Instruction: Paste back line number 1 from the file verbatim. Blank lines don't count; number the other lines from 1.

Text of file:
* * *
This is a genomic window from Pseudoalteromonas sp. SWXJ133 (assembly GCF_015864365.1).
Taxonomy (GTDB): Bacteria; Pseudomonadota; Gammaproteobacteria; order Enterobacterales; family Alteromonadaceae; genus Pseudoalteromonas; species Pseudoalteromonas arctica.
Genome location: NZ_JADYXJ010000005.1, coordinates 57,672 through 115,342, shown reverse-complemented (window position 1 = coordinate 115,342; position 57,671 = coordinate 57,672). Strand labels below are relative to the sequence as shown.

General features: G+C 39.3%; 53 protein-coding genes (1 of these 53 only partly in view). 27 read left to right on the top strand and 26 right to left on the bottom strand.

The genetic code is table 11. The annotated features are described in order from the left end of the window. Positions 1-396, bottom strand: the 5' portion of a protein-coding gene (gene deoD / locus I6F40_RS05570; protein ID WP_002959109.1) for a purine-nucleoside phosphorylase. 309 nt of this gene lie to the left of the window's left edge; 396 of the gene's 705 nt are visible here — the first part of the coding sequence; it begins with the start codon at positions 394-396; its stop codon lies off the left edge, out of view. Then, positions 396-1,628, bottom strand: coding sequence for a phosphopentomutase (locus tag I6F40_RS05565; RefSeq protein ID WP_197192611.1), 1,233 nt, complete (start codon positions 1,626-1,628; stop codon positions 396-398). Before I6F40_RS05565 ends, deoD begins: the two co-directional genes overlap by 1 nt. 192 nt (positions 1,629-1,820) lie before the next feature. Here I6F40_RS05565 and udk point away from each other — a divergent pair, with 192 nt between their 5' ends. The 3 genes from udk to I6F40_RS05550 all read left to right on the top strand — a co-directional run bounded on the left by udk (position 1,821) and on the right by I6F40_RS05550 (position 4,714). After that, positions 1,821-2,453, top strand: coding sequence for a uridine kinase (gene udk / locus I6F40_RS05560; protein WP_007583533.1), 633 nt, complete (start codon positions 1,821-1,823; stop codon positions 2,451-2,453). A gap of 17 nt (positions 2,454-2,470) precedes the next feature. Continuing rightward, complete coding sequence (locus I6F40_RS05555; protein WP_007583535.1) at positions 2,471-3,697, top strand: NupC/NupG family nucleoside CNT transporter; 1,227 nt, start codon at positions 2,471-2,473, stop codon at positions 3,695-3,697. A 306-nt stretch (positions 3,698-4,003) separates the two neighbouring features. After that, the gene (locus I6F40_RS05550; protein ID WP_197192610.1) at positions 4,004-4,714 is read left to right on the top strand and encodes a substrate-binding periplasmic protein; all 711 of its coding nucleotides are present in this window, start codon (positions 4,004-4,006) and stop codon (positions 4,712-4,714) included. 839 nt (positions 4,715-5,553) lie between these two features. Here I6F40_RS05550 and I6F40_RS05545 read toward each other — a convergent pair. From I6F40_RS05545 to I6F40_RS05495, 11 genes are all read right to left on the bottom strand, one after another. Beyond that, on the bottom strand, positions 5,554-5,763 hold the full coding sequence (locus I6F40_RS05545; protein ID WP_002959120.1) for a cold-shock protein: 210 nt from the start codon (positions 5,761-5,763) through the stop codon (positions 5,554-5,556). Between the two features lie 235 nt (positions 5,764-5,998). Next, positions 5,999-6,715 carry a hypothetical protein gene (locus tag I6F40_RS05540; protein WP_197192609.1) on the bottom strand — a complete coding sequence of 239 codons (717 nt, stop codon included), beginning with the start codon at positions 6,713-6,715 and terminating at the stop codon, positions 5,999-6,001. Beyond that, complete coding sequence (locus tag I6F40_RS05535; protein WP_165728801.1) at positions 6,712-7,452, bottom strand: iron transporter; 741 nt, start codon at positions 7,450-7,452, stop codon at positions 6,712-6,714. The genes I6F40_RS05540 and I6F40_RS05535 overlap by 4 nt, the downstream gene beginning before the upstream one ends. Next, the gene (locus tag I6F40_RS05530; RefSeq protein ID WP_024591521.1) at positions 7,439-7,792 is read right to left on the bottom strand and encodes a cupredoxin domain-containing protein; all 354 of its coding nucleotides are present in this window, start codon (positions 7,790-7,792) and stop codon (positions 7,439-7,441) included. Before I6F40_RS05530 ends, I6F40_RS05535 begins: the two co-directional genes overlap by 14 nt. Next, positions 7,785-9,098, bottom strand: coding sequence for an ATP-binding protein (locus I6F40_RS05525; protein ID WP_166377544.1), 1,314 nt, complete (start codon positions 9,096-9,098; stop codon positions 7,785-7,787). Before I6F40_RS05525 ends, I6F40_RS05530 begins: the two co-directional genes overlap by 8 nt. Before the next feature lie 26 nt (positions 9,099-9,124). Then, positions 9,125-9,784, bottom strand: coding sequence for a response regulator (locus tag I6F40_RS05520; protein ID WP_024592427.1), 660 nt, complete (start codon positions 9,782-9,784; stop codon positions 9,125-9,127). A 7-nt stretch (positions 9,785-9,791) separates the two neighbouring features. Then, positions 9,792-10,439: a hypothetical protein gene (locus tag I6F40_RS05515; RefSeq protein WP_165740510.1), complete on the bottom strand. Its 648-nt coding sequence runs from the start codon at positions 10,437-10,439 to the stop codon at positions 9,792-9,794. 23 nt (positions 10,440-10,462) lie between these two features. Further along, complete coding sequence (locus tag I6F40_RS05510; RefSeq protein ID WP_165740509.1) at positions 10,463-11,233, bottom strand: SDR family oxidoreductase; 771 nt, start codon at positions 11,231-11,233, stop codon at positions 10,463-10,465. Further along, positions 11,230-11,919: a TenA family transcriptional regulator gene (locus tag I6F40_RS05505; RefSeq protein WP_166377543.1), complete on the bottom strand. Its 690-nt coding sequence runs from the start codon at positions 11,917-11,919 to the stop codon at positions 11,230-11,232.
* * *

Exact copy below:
This is a genomic window from Pseudoalteromonas sp. SWXJ133 (assembly GCF_015864365.1).